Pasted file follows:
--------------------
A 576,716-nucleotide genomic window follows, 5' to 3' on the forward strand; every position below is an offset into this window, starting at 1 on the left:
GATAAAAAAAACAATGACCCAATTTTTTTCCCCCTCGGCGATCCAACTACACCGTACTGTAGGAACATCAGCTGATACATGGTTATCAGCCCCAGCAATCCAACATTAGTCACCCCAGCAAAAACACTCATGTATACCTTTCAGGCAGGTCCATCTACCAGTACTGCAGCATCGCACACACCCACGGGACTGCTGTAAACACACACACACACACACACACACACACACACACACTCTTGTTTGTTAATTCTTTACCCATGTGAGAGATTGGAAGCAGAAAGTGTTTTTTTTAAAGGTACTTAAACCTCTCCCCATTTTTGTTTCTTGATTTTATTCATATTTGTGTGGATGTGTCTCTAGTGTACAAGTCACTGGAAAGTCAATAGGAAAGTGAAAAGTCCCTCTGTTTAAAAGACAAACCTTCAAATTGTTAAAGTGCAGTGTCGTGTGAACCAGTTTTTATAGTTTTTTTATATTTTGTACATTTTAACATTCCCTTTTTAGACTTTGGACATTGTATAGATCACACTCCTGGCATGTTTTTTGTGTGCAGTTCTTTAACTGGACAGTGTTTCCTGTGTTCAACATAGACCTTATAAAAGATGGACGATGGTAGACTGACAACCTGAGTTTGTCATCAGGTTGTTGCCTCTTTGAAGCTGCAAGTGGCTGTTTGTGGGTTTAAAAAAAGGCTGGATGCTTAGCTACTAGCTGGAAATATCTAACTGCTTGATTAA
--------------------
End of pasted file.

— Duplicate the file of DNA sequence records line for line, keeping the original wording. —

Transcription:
A 576,716-nucleotide genomic window follows, 5' to 3' on the forward strand; every position below is an offset into this window, starting at 1 on the left:
GATAAAAAAAACAATGACCCAATTTTTTTCCCCCTCGGCGATCCAACTACACCGTACTGTAGGAACATCAGCTGATACATGGTTATCAGCCCCAGCAATCCAACATTAGTCACCCCAGCAAAAACACTCATGTATACCTTTCAGGCAGGTCCATCTACCAGTACTGCAGCATCGCACACACCCACGGGACTGCTGTAAACACACACACACACACACACACACACACACACACACTCTTGTTTGTTAATTCTTTACCCATGTGAGAGATTGGAAGCAGAAAGTGTTTTTTTTAAAGGTACTTAAACCTCTCCCCATTTTTGTTTCTTGATTTTATTCATATTTGTGTGGATGTGTCTCTAGTGTACAAGTCACTGGAAAGTCAATAGGAAAGTGAAAAGTCCCTCTGTTTAAAAGACAAACCTTCAAATTGTTAAAGTGCAGTGTCGTGTGAACCAGTTTTTATAGTTTTTTTATATTTTGTACATTTTAACATTCCCTTTTTAGACTTTGGACATTGTATAGATCACACTCCTGGCATGTTTTTTGTGTGCAGTTCTTTAACTGGACAGTGTTTCCTGTGTTCAACATAGACCTTATAAAAGATGGACGATGGTAGACTGACAACCTGAGTTTGTCATCAGGTTGTTGCCTCTTTGAAGCTGCAAGTGGCTGTTTGTGGGTTTAAAAAAAGGCTGGATGCTTAGCTACTAGCTGGAAATATCTAACTGCTTGATTAA